Vestibules

Glass vestibule door openings and framed door portal design considerations

The design of all glass vestibule is unique to other glass structures, in that they include integrated walls, door portals, roofs and even canopies. At times, these systems are anchored to the base building structure, but just as often, they need to be designed to be self-supporting. Glass Vestibule door openings, in particular, can require self-supporting design based on surrounding materials and conditions, door types, electronics, and roof load.

In order to keep the structure as light and visibly transparent as possible, door openings with a simple door header and sidelites are often preferred to framed and clad portal structure. The design of the doors themselves can play a role in which components to choose for the opening:

Frameless glass doors

Frameless doors provide the lightest aesthetic overall, and can usually be anchored with simple patch fittings that attach to the header and sidelites. They do come with some important considerations, however:

  • They require a gap of approximately 3/16” on all sides, which can allow air, water and dust inside. Options are limited for door sweeps and weatherproofing with acceptable aesthetics. See more about how to address this issue in our post on all glass vestibule conditioning.
  • A frameless door and portal offers limited options for automated openers, typically requiring floor mounted equipment, which is more vulnerable to dirt and water infiltration along with other environmental issues.

Framed glass doors provide much better options for weatherproofing, but of course they are not as light aesthetically.

Framed glass doors on a glass vestibuleThe glass doors at the portal on the CD Adapco headquarters building use simple patch fittings attached to the header and sidelites for a light aesthetic.

Floating headers

A floating header, which spans the door opening and anchors to the sidlites, can work with both door types, while providing a lighter look than a fully framed opening, with room for openers and associated electronics.

Glass Vestibule with Floating Header Door Portal, St. Josephs A simple header tube was used at this portal within the entrance wall of St. Joseph’s Drexel Library. Wiring for electronic openers, and strike plates for panic handles could be hidden with the header, to keep the opening relatively light and clean looking. The glass lites above the door opening are supported by floor to ceiling glass fins, and not the door opening itself.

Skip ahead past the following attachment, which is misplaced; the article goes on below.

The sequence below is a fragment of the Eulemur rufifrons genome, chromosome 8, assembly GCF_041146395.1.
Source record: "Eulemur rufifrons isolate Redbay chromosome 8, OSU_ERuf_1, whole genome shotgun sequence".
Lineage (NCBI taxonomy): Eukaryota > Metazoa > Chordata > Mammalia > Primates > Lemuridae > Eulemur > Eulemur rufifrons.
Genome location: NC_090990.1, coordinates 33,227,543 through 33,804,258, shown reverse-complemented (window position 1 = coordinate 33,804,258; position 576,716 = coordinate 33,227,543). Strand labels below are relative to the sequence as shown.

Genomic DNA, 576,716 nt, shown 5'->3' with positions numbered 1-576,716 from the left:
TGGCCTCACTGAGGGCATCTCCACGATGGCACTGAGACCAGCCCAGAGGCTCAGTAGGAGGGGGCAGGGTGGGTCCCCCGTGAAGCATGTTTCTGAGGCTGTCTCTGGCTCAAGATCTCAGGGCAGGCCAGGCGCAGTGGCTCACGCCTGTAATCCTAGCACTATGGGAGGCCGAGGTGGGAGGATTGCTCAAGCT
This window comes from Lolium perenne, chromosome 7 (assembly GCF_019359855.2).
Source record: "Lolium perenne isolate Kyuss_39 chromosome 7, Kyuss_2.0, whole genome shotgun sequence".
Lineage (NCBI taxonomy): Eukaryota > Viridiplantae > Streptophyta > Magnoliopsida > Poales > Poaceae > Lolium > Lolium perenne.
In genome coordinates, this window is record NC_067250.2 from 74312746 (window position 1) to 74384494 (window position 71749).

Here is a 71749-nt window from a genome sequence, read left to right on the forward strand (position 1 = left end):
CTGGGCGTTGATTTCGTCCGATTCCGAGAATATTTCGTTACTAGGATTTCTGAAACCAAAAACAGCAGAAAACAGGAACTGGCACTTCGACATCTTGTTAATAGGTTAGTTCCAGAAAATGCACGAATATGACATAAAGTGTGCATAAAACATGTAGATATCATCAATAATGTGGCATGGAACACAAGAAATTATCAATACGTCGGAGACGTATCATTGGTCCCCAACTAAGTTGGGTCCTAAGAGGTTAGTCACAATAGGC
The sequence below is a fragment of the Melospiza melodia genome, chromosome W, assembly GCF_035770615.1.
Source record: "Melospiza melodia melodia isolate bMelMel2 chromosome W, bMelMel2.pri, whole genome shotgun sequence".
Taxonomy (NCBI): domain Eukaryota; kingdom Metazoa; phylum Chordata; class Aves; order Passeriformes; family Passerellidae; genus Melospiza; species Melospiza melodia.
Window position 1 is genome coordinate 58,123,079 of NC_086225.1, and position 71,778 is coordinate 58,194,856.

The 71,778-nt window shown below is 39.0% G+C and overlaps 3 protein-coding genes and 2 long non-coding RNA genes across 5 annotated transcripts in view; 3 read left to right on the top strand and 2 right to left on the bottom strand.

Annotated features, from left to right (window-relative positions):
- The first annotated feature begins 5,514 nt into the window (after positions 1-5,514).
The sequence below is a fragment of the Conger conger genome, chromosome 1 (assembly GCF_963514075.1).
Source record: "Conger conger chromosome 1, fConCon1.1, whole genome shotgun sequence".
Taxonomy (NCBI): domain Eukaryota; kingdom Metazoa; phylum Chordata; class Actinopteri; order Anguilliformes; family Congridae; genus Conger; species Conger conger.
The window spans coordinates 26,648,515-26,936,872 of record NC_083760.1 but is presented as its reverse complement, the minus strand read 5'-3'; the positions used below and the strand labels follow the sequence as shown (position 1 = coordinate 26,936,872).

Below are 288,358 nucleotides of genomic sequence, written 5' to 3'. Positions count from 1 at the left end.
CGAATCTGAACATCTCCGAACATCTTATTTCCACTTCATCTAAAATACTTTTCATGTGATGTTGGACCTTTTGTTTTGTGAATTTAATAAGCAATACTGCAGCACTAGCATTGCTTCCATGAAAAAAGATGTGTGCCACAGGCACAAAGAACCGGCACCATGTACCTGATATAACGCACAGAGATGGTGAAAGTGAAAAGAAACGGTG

Portal structure

The key design consideration in determining whether or not a structural portal is needed, is whether or not the opening must be self-supporting. In other words, when the door opening must support the load of the materials above (wall/framing/roof), a structural portal of one type or another (steel, aluminum, stainless steel, etc.) is needed to prevent loads from above from compromising the operation of the doors. Sizing the appropriate structural members is based on the width of the door opening, the weight of the load being supported, and the locations of where loads are being transferred to.

Glass vestibule with framed structural portal, WistarThe framed portal at the Wistar Institute provides a dramatic stainless clad opening. This type of framed structural portal can provide the best weather seal at the doors, while also supporting structural loads above.

Initial design strategy recommendations

All glass vestibules are more about designing a signature look at the entrance than anything. Therefore, Bellwether recommends that the design process begin with conceptual aesthetic requirements, and then followed by an analysis of space, access (door opening size, electronics, etc.) and weatherproofing considerations. Once critical aesthetic and access requirements are set, a structural analysis can be undertaken to determine the options that will place the fewest limitations on each.